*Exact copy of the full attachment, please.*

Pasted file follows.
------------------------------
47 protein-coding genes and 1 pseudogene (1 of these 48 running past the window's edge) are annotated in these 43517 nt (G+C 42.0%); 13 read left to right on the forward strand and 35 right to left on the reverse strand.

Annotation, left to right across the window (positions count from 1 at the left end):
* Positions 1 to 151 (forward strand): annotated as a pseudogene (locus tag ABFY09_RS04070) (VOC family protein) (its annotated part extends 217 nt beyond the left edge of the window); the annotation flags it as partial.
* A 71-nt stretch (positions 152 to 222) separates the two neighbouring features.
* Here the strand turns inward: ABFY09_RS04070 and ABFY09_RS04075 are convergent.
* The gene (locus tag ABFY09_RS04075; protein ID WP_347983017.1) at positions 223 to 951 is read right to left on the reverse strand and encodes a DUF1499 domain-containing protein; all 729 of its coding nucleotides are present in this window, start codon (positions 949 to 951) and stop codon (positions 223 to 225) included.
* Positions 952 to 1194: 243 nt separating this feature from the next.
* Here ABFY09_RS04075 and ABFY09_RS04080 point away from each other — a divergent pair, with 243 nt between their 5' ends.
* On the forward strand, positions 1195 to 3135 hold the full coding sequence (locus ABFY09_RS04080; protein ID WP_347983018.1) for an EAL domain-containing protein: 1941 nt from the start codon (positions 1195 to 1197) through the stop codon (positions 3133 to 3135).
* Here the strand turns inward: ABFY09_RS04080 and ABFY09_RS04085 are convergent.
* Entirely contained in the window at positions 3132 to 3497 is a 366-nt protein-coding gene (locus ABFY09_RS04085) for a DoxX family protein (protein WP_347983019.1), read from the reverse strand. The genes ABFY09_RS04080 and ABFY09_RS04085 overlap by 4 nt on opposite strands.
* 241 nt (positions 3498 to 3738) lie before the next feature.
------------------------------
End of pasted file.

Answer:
47 protein-coding genes and 1 pseudogene (1 of these 48 running past the window's edge) are annotated in these 43517 nt (G+C 42.0%); 13 read left to right on the forward strand and 35 right to left on the reverse strand.

Annotation, left to right across the window (positions count from 1 at the left end):
* Positions 1 to 151 (forward strand): annotated as a pseudogene (locus tag ABFY09_RS04070) (VOC family protein) (its annotated part extends 217 nt beyond the left edge of the window); the annotation flags it as partial.
* A 71-nt stretch (positions 152 to 222) separates the two neighbouring features.
* Here the strand turns inward: ABFY09_RS04070 and ABFY09_RS04075 are convergent.
* The gene (locus tag ABFY09_RS04075; protein ID WP_347983017.1) at positions 223 to 951 is read right to left on the reverse strand and encodes a DUF1499 domain-containing protein; all 729 of its coding nucleotides are present in this window, start codon (positions 949 to 951) and stop codon (positions 223 to 225) included.
* Positions 952 to 1194: 243 nt separating this feature from the next.
* Here ABFY09_RS04075 and ABFY09_RS04080 point away from each other — a divergent pair, with 243 nt between their 5' ends.
* On the forward strand, positions 1195 to 3135 hold the full coding sequence (locus ABFY09_RS04080; protein ID WP_347983018.1) for an EAL domain-containing protein: 1941 nt from the start codon (positions 1195 to 1197) through the stop codon (positions 3133 to 3135).
* Here the strand turns inward: ABFY09_RS04080 and ABFY09_RS04085 are convergent.
* Entirely contained in the window at positions 3132 to 3497 is a 366-nt protein-coding gene (locus ABFY09_RS04085) for a DoxX family protein (protein WP_347983019.1), read from the reverse strand. The genes ABFY09_RS04080 and ABFY09_RS04085 overlap by 4 nt on opposite strands.
* 241 nt (positions 3498 to 3738) lie before the next feature.